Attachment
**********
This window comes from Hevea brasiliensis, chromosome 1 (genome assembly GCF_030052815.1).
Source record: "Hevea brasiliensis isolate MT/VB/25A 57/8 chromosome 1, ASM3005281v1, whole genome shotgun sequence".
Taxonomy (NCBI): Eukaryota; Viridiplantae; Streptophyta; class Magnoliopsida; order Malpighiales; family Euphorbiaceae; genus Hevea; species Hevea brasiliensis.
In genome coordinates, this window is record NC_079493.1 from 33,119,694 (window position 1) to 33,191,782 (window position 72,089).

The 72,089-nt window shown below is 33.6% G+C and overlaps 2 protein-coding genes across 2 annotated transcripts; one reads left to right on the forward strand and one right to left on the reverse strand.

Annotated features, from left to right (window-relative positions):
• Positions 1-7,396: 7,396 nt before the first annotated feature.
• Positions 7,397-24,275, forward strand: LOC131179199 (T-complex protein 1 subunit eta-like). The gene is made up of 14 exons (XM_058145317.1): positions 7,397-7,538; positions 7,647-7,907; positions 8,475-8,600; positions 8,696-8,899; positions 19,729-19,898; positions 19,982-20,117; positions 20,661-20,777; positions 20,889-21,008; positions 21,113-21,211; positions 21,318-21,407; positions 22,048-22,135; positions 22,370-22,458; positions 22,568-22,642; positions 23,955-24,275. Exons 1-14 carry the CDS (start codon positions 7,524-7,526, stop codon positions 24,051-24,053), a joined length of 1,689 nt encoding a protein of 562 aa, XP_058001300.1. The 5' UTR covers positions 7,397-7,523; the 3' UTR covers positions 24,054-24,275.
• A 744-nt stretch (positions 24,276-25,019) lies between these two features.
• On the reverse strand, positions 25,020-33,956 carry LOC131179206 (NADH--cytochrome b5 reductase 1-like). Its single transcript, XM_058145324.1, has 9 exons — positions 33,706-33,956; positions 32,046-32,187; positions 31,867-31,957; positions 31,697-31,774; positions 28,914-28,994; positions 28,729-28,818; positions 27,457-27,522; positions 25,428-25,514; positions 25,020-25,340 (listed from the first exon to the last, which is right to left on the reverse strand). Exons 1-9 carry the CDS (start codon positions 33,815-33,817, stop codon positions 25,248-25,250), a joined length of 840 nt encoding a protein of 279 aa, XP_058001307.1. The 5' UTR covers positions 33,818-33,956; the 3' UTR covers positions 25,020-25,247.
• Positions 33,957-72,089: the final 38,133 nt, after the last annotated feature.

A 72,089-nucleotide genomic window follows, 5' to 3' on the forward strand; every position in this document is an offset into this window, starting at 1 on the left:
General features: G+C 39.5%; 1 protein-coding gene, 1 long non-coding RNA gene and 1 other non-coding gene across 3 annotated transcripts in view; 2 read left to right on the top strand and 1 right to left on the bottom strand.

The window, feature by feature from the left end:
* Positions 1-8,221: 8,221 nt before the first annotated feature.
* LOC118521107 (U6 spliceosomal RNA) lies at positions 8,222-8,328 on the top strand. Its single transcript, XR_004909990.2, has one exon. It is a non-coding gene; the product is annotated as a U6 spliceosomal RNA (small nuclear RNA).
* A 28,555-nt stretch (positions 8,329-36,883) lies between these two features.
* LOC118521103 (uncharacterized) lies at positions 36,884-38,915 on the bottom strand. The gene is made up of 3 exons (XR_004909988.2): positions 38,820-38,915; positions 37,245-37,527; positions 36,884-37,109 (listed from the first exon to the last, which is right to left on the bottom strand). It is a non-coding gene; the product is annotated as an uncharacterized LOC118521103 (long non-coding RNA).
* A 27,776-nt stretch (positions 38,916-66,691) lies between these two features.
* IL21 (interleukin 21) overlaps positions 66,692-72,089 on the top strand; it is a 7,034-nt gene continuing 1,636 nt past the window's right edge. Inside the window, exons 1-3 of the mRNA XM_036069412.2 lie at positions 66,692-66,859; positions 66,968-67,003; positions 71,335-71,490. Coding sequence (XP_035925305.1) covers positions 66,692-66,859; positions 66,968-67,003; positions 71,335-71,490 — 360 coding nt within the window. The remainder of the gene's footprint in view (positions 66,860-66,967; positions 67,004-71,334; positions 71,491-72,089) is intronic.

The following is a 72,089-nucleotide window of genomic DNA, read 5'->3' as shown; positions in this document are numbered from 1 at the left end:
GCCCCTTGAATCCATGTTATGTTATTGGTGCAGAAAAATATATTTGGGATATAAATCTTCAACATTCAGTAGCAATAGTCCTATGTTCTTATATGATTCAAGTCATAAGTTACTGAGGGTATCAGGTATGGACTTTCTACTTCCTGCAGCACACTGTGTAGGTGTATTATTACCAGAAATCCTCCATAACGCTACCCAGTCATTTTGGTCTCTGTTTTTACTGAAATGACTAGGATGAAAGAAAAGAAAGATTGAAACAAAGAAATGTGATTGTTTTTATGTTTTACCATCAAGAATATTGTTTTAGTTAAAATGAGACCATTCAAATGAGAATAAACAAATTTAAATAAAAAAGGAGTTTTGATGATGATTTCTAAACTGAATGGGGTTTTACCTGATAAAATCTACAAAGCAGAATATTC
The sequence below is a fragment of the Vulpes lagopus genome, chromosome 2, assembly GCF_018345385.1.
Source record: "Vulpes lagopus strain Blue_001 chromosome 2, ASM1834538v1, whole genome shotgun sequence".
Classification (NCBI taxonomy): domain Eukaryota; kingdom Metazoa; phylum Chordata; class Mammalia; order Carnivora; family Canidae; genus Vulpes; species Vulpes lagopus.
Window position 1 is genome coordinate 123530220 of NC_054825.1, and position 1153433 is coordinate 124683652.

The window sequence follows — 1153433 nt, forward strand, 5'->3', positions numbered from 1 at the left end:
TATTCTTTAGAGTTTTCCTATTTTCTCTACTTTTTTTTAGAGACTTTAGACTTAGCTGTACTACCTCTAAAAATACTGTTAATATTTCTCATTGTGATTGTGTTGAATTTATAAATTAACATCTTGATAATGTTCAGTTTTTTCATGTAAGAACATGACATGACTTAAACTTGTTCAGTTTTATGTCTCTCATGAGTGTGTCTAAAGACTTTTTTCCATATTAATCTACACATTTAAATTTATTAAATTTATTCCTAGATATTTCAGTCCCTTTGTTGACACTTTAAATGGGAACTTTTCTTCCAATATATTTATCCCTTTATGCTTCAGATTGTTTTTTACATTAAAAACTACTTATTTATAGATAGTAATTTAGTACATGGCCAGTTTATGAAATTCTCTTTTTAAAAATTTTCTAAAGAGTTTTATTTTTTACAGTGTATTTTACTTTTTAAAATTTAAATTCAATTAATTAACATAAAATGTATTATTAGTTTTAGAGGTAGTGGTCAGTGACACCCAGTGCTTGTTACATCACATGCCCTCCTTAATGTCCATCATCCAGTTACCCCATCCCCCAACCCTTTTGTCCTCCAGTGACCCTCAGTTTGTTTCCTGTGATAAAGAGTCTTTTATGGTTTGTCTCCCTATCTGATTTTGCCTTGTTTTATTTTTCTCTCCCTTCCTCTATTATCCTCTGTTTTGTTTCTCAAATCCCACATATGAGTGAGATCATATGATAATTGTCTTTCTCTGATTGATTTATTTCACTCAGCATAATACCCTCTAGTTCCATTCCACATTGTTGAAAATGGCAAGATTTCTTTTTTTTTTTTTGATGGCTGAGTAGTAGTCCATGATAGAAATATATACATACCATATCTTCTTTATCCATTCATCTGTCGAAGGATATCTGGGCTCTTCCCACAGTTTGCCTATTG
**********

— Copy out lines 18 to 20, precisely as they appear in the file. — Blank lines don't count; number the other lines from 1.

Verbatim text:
* LOC118521103 (uncharacterized) lies at positions 36,884-38,915 on the bottom strand. The gene is made up of 3 exons (XR_004909988.2): positions 38,820-38,915; positions 37,245-37,527; positions 36,884-37,109 (listed from the first exon to the last, which is right to left on the bottom strand). It is a non-coding gene; the product is annotated as an uncharacterized LOC118521103 (long non-coding RNA).
* A 27,776-nt stretch (positions 38,916-66,691) lies between these two features.
* IL21 (interleukin 21) overlaps positions 66,692-72,089 on the top strand; it is a 7,034-nt gene continuing 1,636 nt past the window's right edge. Inside the window, exons 1-3 of the mRNA XM_036069412.2 lie at positions 66,692-66,859; positions 66,968-67,003; positions 71,335-71,490. Coding sequence (XP_035925305.1) covers positions 66,692-66,859; positions 66,968-67,003; positions 71,335-71,490 — 360 coding nt within the window. The remainder of the gene's footprint in view (positions 66,860-66,967; positions 67,004-71,334; positions 71,491-72,089) is intronic.